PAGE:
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The Week’s Highlights

What’s French for ‘car pooling’? Add to ...

Every day ROB Insight delivers exclusive analysis on breaking business news and market-moving events. Streetwise offers news and analysis on Bay Street and the world of finance. Inside the Market delivers up-to-the-minute insights on market news as it develops.

Here are our editors’ picks of some of the best reads available to Globe Unlimited subscribers this week.

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Car-sharing for fun and profit

Ever considered car pooling to work? Well, there’s an app for that. Specifically, BlaBlaCar, a French concern that connects travellers looking for a cheap ride with drivers who have empty seats. Already active in about a dozen European countries, BlaBlaCar this week raised $100-million (U.S.) from American venture investors. It’s part of a growing trend you might being called “the sharing economy,” that seeks to profit from what are essentially underutilized resources in the private economy. Better-known examples include taxi service Uber, and Airbnb, a U.S. startup that allows people to cash in on their homes while they’re away, or rent cheap accommodation from others in the same position. (It’s also under scrutiny from New York’s Attorney-General over concerns about unreported income, but we won’t go there just now.) While these outfits may benefit consumers, the jury is still out – way out, actually – on whether investors can benefit too. In ROB Insight, Ian McGugan examines the growing trend and weighs in on it as an investor proposition.

Retirees train big guns on New Brunswick

Like many pensioners who have the terms of their benefits altered for the worse, retired public sector workers in New Brunswick are hopping mad and fighting back. What’s unusual, though, is that they’re citing the authority of the Constitution in their challenge. The group is firing back at the province’s decision to convert their conventional indexed pension plans into a shared-risk model by filing a human rights complaint under the Canadian Charter of Rights and Freedoms. In Streetwise, Anna Nicolaou examines the controversy and looks at the potential precedent-setting repercussions for retired public sector workers in other provinces.

DIY investing, with a little help

There’s hire-a-pro investing, where you pay a fee to have someone to advise and then invest according to your comfort level, and then there’s the DIY route, where you can invest at the lowest cost for buying and selling and pay no management fees, but you’re on your own. The latter route is obviously going to cost a lot less, but unless you know what you’re doing it can be a pretty false economy. In Insight the Market, Rob Carrick looks at the new middle ground emerging for those willing to pay a little more to have their money invested with much of the grunt work taken off their hands.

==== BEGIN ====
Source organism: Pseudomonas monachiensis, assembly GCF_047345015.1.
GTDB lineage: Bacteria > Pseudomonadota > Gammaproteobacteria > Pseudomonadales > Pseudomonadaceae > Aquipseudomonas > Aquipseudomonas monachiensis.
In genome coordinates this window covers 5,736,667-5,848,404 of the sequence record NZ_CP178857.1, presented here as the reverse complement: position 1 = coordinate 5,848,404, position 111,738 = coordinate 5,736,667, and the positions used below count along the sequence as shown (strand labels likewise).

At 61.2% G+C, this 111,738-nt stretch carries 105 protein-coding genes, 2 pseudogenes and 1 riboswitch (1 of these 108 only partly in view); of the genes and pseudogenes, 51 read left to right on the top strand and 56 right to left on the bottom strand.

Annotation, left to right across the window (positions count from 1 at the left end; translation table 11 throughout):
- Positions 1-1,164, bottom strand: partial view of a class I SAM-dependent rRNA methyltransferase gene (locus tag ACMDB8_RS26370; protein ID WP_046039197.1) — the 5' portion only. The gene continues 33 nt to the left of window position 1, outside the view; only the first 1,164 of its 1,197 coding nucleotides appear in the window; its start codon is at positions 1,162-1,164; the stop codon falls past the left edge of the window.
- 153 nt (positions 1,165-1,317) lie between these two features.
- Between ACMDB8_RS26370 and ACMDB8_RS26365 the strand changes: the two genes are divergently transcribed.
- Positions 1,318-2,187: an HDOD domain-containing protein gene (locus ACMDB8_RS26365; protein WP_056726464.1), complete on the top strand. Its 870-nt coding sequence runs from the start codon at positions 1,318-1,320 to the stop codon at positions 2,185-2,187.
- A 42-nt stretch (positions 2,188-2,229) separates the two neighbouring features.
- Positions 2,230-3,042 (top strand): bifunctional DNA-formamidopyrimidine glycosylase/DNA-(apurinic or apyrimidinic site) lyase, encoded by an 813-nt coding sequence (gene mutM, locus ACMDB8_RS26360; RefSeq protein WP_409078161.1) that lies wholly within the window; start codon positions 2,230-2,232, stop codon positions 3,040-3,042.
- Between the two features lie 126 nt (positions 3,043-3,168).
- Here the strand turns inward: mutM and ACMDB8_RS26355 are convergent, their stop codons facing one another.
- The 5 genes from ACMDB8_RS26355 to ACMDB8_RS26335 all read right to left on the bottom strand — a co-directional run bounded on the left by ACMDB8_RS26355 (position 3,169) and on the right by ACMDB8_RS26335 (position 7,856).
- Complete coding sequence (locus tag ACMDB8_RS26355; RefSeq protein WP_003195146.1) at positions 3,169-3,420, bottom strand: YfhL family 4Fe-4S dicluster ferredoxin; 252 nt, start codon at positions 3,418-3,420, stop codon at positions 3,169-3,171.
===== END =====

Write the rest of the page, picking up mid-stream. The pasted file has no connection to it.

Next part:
Investment banks on a roll

Surging markets and improving sentiment are just what the doctored ordered for investment banks, with stock offerings rocketing a whopping 43 per cent in the first half of the year compared to the first six months of 2013. The value of M&As involving Canadian companies was close behind, with a 40-per-cent jump, while debt issue climbed a much more modest, but still positive 6 per cent. Can they keep it up? In Streetwise, Boyd Erman looks at some of the big winners and the encouraging signs for strong business in the second half.

The incredible shrinking trade deficit

Bank of Canada Governor Stephen Poloz has repeatedly stressed the importance of boosting exports in getting the economy on track ahead of any move on interest rates, so the news that the monthly trade deficit tumbled has made many sit up and take notice. A $961-million shortfall for April was whittled down to just $152-million in May, with the total value of exports hitting their the second-highest level ever and volumes reaching a seven-year high. So is the horizon for a central bank interest rate hike suddenly much closer than it was? In ROB Insight, David Parkinson dives into the detail, examining the trend, the volatility, and the effects of the recent reversal of the loonie’s fortunes.

The TSX’s half-year report card

Six months down, six more to go. The midpoint of 2014 is a good place to take stock of how the various sectors have been performing in the market and, more importantly, the direction some of them are likely to take. So far, autos, food and beverage, technology and energy stocks have been top of the heap, while media, retailing and consumer services disappointed. Will the same trend continue? In Inside the Market, Scott Barlow rakes through the numbers for some of the better-performing stocks in the winning sectors and tries to get a bead on where they might be heading.

JPM succession moves into sharper focus

The news this week that JPMorgan’s high-profile and often controversial CEO Jamie Dimon has throat cancer has brought succession plans for the corner office into sharper focus. While Mr. Dimon is expected to make a full recovery after treatment, his tenure at the helm through some of the roughest seas the bank has had to navigate has been considered one of the biggest reasons JPMorgan has managed to prosper. In Streetwise, Joanna Slater takes a look at the plaudits and brickbats he’s earned over the past eight years and the challenge the bank faces when he eventually steps down.

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